2. Upon receipt of a request to assist with harmful interference to a public safety agency's radiocommunication system, Industry Canada personnel will review with the public safety agency the information provided, as outlined above. If the information provided is deemed insufficient, the public safety agency may be required to undertake specific actions and/or provide additional information;
  3. Upon arriving at a decision that the interference is deemed harmful, Industry Canada will make a determination on the source of the interference in as timely a manner as possible, taking into consideration things such as the recurring nature of the interference, weather conditions, proximity of Industry Canada personnel to the station experiencing the interference, time of night, the ability to identify and contact the individual responsible for the source of harmful interference, and the availability of Industry Canada personnel;
  4. Industry Canada will issue orders, as necessary, to persons in control of radio apparatus or interference-causing equipment to cease or modify operation until such time as the radio apparatus or equipment can be operated without causing harmful interference to the public safety agency's radiocommunication system;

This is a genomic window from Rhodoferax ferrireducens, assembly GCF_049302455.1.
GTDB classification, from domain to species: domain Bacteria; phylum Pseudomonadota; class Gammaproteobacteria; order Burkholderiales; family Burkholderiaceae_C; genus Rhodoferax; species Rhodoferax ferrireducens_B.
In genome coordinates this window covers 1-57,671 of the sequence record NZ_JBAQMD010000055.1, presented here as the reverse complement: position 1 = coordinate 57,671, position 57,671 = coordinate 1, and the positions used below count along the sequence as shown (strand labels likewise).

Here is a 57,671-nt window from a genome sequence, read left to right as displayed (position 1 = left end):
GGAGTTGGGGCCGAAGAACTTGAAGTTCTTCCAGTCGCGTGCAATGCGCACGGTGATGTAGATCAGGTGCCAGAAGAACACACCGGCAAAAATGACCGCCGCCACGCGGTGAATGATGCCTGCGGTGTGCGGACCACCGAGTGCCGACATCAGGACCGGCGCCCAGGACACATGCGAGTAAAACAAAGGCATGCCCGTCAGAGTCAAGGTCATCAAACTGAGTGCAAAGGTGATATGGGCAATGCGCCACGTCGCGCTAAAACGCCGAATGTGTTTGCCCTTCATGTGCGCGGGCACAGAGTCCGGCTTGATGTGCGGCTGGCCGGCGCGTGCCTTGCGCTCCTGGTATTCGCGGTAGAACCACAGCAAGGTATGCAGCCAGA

5. Industry Canada will notify the public safety agency as soon as possible regarding the source of the harmful interference and the steps to be taken to resolve it (subject to confidentiality and privacy issues).

After-hours Contact Process

  1. Public safety agencies that have determined that their radiocommunication system is receiving harmful interference and have followed the steps outlined in the section entitled "Procedures" may contact the Industry Canada Call Centre toll-free at 1-877-536-2328.
  2. Public safety agency personnel shall provide the Industry Canada Call Centre with the following information:
    1. name of the public safety agency;
    2. name, title and telephone number of the individual calling;
    3. name, title and telephone number of the individual who is knowledgeable about the interference complaint (if different from (ii));
    4. city and province where the interference is being experienced;
    5. nature of the interference complaint (general description of the interference problem); and
    6. the location, if known, of the Industry Canada District Office responsible for locating the interference to the affected station (reference RIC-66, Addresses and Telephone Numbers of Regional and District Offices).
  3. Industry Canada personnel assigned to the interference complaint will contact the public safety agency's designated person to discuss and evaluate the information provided. Upon arriving at a decision that the interference is deemed harmful, Industry Canada will advise the public safety agency of the steps to be taken, including any foreseen limitations impacting Industry Canada's response.

References

Other spectrum documents can be found on Industry Canada's Spectrum Management and Telecommunications website at http://www.ic.gc.ca/eic/site/smt-gst.nsf/eng/home.

Date modified: